Quality of life during chemotherapy and satisfaction with nursing care in Turkish breast cancer patients
MetadataShow full item record
This descriptive cross-sectional study aimed to evaluate quality of life for breast cancer patients (n = 105) undergoing chemotherapy, and to assess their satisfaction with nursing care. It also explored relationships between quality of life, satisfaction with nursing care, and demographic and disease-related characteristics. Ethics approval for this study was provided. The research was carried out between October 2011 and June 2012. Quality of life and satisfaction with nursing care were assessed using the Functional Assessment of Cancer Therapy-General Scale, the Memorial Symptom Assessment Scale and the Newcastle Satisfaction with Nursing Scale. We found that emotional well-being was the area most negatively affected, with patients reporting being afraid of death, feeling sad and being worried about their health. Patients were overall quite satisfied with the nursing care they received at the hospital. We found a positive correlation between total scores on the Newcastle Satisfaction with Nursing Scale and social and family well-being scores. Breast cancer patients have fears and concerns about their health and need support during chemotherapy for coping with negative changes in their emotional well-being, physical and functional well-being.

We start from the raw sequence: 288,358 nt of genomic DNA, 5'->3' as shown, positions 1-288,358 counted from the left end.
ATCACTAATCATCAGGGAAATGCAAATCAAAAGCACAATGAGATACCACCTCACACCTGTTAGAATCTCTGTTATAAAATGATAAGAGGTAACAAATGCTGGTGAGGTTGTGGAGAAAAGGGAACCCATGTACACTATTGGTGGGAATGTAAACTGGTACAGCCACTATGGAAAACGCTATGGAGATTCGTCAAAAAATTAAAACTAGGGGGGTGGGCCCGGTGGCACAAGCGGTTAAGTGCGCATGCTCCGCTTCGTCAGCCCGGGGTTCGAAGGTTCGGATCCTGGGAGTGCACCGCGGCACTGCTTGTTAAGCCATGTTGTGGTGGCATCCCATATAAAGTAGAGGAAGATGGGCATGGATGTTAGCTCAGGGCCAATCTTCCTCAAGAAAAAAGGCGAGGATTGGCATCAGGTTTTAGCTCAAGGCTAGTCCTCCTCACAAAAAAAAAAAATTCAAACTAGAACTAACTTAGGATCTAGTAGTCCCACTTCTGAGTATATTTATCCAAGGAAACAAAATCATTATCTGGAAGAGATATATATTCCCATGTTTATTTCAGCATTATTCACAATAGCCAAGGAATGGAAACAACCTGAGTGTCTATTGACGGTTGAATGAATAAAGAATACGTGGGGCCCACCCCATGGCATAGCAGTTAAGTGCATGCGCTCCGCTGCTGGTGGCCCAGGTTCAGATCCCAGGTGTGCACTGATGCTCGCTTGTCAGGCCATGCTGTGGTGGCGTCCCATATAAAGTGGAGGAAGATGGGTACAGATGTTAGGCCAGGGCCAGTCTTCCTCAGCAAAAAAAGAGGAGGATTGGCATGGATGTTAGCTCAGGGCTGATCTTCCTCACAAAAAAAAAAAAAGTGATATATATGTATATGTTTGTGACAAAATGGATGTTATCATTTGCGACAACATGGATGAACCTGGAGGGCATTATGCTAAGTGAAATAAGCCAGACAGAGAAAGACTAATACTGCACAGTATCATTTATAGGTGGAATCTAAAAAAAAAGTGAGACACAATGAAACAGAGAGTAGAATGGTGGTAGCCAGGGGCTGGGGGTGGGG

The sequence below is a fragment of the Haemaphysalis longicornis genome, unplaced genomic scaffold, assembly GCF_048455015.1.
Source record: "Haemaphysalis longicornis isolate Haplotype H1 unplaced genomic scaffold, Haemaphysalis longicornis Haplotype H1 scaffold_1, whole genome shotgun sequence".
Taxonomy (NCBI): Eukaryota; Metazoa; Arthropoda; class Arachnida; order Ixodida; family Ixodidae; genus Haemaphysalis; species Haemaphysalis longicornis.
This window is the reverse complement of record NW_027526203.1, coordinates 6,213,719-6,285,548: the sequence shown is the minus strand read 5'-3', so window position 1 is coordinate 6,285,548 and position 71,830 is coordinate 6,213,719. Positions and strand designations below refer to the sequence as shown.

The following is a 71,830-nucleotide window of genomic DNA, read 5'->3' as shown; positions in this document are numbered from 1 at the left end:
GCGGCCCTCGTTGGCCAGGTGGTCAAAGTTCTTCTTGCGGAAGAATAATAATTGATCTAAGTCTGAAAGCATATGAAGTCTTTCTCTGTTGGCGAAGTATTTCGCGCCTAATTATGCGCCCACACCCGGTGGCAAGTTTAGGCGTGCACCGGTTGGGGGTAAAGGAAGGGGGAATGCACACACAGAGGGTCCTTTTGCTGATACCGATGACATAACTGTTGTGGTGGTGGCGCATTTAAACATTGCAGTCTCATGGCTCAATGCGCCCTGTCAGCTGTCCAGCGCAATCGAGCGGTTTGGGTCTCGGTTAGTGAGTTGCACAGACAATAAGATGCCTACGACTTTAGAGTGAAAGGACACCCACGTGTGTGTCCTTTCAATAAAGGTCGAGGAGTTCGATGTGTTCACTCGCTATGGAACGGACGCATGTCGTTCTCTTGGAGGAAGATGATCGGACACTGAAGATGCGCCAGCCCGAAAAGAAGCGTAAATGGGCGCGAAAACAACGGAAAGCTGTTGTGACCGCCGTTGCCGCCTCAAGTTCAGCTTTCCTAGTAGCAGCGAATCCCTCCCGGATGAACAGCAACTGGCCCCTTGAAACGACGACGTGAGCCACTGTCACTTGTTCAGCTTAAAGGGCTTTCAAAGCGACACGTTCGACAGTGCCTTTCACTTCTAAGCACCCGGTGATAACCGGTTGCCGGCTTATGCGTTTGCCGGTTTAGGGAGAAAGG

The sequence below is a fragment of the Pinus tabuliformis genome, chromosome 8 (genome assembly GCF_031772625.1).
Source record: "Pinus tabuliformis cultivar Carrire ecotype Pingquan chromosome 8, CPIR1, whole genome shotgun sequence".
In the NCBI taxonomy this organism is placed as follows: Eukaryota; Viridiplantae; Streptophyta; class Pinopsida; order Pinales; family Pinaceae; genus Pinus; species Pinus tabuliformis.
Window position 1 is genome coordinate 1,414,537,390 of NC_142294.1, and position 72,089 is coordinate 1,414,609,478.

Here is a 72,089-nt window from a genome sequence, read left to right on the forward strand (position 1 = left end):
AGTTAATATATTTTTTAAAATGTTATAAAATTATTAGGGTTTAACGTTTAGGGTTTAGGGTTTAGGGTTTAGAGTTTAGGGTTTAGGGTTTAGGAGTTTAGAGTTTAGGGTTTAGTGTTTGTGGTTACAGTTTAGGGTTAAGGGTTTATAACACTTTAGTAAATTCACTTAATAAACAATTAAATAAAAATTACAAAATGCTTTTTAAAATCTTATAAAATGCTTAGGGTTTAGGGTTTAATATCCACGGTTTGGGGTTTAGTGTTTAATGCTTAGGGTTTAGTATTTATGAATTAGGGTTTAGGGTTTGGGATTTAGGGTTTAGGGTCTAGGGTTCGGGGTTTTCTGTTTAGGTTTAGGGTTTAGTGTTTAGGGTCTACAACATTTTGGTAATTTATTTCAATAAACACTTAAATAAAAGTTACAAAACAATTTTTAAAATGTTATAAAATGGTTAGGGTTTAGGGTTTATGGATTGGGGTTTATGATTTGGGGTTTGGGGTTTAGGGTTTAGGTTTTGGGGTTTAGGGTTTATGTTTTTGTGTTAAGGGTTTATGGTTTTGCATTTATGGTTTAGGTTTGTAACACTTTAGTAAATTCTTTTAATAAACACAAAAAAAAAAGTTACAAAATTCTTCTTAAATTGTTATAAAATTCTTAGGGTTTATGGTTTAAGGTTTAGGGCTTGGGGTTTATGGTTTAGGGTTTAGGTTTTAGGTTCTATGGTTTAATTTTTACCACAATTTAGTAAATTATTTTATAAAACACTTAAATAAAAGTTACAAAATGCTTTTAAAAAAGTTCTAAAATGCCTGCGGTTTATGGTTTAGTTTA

- Makale